So, three months and 21 days later, I have finally returned to the keyboard, computer keyboard that is, to update my two or three followers about what has been happening since May 12. I suppose I should actually start with what did happen on May 12. As you know that was the big day of the premiere of my version of Rite Of Spring and in a nutshell I would have to say it was fantastic. We managed to get the whole band there on time and get a sound check and clear stage in time to open the doors 30 minutes out. That in itself is no small miracle. Getting 17 musicians to one place in the city on time is a major feat. And when the doors opened there was a good line going down the block waiting to get in for the first show. This on a night when there were some major rainstorms. It seems to be common for me. My big CD release concert many years ago at Blues Alley in DC was hampered by snow. Only about two inches. But if you know anything about the DC area, two inches of snow means go to the store for bread and milk, get some movies and wait for spring. (The season, not the Stravinsky work) But I digress.
So, we get a good intro from Brian Sacawa, the concert series curator, and kick it off. The audience is on the edge of their seats but probably not as much as the band. This is very tricky material and we have had very little rehearsal. We made it through without any major wrecks. I think I conducted everything right. There were a few bleeps and blops in wrong places. A few hairy moments. Oh yeah, I goofed the end of the last piece. Supposed to be "off on three". I gave a hold. Some went with it, others didn't. And I forgot to turn on my mic for my solo on the last number. Oops. Even so, the place went bonkers after that show. Tim Smith from the Baltimore Sun was there and wrote a glowing review. The show was also attended by a gentleman that writes for DMV classical and he wrote an amazing review. They are posted on my Facebook page. (Again, you may friend me if you want, just mention something about Stravinsky in the request)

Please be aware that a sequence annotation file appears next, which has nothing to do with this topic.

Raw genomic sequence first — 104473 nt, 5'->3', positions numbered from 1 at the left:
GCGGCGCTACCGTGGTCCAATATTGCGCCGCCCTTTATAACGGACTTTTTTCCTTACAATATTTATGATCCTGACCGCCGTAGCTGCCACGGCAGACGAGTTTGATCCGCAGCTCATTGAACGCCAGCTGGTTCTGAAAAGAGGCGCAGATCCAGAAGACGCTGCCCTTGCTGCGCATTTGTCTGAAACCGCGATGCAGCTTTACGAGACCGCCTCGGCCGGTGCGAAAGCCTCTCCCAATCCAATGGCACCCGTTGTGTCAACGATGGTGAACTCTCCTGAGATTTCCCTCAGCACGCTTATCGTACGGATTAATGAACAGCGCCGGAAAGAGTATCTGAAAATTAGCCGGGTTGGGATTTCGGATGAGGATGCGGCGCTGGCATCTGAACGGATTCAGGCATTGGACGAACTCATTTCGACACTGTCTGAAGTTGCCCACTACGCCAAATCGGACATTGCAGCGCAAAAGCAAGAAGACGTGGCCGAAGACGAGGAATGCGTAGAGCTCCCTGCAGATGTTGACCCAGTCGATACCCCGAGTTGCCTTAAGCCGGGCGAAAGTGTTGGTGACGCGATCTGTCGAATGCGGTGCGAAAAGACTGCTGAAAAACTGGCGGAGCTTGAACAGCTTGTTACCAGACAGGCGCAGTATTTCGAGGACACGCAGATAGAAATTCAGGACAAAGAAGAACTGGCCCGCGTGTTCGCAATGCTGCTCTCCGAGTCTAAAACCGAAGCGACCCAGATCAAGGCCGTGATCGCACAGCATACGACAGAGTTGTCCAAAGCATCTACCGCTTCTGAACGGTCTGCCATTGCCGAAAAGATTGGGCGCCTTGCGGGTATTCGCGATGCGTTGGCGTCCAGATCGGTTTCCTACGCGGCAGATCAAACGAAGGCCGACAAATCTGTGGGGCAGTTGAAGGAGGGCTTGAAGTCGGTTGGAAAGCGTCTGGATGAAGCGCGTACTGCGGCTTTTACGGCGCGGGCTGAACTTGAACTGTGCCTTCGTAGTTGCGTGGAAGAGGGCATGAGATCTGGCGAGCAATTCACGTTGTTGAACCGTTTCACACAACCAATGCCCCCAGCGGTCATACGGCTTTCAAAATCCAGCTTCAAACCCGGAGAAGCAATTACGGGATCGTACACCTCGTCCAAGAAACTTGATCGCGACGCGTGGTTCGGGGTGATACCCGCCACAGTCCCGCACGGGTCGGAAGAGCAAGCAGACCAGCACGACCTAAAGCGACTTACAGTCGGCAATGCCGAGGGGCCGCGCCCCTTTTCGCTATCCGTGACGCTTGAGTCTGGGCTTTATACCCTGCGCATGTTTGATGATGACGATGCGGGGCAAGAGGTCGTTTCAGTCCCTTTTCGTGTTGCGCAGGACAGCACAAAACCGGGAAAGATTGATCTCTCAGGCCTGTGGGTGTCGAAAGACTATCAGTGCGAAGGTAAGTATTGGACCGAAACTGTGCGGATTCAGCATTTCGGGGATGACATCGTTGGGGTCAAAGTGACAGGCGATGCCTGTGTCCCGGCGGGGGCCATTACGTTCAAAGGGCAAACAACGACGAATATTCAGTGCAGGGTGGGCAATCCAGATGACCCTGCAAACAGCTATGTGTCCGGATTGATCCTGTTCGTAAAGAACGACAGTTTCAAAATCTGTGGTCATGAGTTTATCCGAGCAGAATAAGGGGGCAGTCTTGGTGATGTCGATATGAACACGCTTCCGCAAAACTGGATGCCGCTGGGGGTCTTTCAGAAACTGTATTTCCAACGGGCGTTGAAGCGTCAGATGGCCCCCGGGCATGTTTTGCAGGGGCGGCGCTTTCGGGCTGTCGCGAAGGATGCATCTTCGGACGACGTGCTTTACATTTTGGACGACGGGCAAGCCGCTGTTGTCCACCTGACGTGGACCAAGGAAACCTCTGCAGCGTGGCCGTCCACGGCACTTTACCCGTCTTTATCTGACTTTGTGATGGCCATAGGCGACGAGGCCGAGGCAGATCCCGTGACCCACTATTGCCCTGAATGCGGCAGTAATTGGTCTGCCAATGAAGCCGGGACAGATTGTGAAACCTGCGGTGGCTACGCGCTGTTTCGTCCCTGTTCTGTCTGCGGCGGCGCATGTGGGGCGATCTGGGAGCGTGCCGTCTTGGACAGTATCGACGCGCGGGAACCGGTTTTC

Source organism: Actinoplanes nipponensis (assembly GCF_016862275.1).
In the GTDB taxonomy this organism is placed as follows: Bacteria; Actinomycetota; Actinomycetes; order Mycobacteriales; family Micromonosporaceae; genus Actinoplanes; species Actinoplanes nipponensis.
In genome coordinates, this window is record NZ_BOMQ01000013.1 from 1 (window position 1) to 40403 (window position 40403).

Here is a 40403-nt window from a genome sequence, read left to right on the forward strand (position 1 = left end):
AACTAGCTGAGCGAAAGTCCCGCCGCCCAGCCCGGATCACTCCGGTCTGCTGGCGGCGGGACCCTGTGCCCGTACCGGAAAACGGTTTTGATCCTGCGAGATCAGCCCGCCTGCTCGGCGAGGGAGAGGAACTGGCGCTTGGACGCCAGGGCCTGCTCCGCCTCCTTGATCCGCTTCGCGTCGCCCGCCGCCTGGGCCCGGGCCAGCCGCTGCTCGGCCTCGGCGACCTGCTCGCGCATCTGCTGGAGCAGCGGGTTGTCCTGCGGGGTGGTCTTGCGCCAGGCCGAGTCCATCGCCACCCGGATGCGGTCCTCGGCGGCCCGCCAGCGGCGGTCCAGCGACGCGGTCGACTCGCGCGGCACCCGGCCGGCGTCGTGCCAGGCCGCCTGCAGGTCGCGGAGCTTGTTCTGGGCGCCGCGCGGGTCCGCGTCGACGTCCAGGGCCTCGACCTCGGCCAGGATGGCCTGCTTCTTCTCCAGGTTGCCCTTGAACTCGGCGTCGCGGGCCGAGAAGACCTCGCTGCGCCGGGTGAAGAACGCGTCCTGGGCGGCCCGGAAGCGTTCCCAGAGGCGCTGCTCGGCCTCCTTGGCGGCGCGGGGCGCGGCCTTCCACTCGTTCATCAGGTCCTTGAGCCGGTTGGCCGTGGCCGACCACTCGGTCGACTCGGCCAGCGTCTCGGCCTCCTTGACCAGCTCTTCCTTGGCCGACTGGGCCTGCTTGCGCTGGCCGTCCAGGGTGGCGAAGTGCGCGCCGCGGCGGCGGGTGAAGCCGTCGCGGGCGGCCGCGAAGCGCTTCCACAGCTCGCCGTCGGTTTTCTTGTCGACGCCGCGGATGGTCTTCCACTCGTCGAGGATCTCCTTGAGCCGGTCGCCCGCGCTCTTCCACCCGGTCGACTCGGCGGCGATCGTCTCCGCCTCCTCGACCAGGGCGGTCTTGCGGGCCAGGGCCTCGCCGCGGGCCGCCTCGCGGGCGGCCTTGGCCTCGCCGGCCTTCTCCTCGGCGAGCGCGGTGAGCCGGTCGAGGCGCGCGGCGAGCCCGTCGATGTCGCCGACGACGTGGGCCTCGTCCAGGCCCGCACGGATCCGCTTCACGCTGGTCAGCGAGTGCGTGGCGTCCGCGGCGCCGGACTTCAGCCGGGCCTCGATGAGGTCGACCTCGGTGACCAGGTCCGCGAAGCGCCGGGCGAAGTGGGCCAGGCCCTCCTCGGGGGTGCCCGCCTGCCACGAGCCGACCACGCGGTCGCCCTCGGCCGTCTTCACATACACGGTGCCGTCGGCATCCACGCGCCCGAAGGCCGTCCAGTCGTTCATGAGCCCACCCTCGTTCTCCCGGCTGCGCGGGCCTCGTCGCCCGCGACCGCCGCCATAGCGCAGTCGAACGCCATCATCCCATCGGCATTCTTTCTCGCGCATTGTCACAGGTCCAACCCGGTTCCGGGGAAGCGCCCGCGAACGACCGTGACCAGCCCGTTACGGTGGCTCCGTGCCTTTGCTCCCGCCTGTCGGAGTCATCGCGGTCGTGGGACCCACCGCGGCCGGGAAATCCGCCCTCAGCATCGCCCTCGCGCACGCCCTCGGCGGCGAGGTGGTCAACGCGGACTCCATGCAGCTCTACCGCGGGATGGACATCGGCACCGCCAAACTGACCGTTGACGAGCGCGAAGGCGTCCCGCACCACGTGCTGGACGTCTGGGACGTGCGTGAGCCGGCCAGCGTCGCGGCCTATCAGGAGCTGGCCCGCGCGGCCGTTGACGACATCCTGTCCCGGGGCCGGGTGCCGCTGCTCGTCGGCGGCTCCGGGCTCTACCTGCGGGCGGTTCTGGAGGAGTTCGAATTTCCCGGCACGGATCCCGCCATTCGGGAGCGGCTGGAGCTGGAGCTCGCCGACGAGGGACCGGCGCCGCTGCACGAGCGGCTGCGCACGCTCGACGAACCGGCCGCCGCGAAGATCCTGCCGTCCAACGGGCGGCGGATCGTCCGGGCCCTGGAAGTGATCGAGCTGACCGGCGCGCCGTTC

The band was very relieved to get through the show and was wondering how they would endure a second one. A beer did the trick for many of them. And the second show was definitely more relaxed. A mixture or relief and alcohol is a good thing. And, both shows were recorded to 24 tracks so.......
.....we have finally begun to mix the performance. And a difficult task it is. This is really, really hard music to engineer and recording live in very close quarters makes it even harder. For instance, mixing a Basie recording would be quite simple. Once you have a good mix/balance/EQ for the sax section you would barely have to touch it the entire time. You can leave it there for the length of the album. The instruments don't change and individuals very, very rarely end up in a combination of horns from other sections. My arrangement is totally the opposite. The sax players change from saxes to flutes, to clarinets, to bass clarinets. Brass change to various mutes and the tumpets play flugels as well. All in many different intrument combinations. A tutti figure might get played by a combination of one sax, one clarinet, two flugel horns and a trombone in a bucket mute. So you mix those eights bars but have to change everything after that because now the bone takes the mute out and plays with his section, the sax switches to a line w/ trumpets and the clarinet plays a different line, joined by a second clarinet. And we need more of the second clarinet. But we can't boost him too much because he sat right next to the bari player and he is bleeding heavily into the 2nd clarinet's microphone. Me:"More second clarinet, please." Mack McLaughlin: "Can't, that boosts the bari too much." And so it goes. Thank God for automated boards, too. Otherwise we would need four guys on the board with their fingers on all the faders pulling things up and down over the course of a tune. Engineers and their staffs used to actually "rehearse" doing that to mix a tune down to two track.
Anyway, the recording is not without it's faults. In this day of pro-tools one can make all kinds of amazing edits and fixes, provided you have good seperation with your tracks. That's one thing we don't have. So we will have a very honest recording. A rarity these days as everything is so "fixed" in the mix that it isn't really at all reflective of what was actually played by the musicians in real time. We'll have some warts. But it is a recording of the world premiere. How often does that happen?
Anyway, word has slowly spread about the project. I was contacted by some people from The San Francisco Conservatory about the project. I sold a copy of the arrangement to a guy in Australia. By the way, anyone else interested in purchasing the chart? I am selling it for those that would like to perform it with their own band. However, not everyone is so enthused about the work. I applied to do a presentation/clinic about my project at next year's JEN (Jazz Education Network) conference but they didn't want it. Tried for a performance too and they didn't want that either. (This is the organization that has risen out of the ashes of IAJE) They'll probably have yet another Yamaha artist presenting something he prepared just two days before the conference. Ah,...the benefits of corporate sponsorship.
So, I'll try to post again soon and give any estimates I may have about time lines for mastering, producing and releasing the recording. Until then, keep swingin'.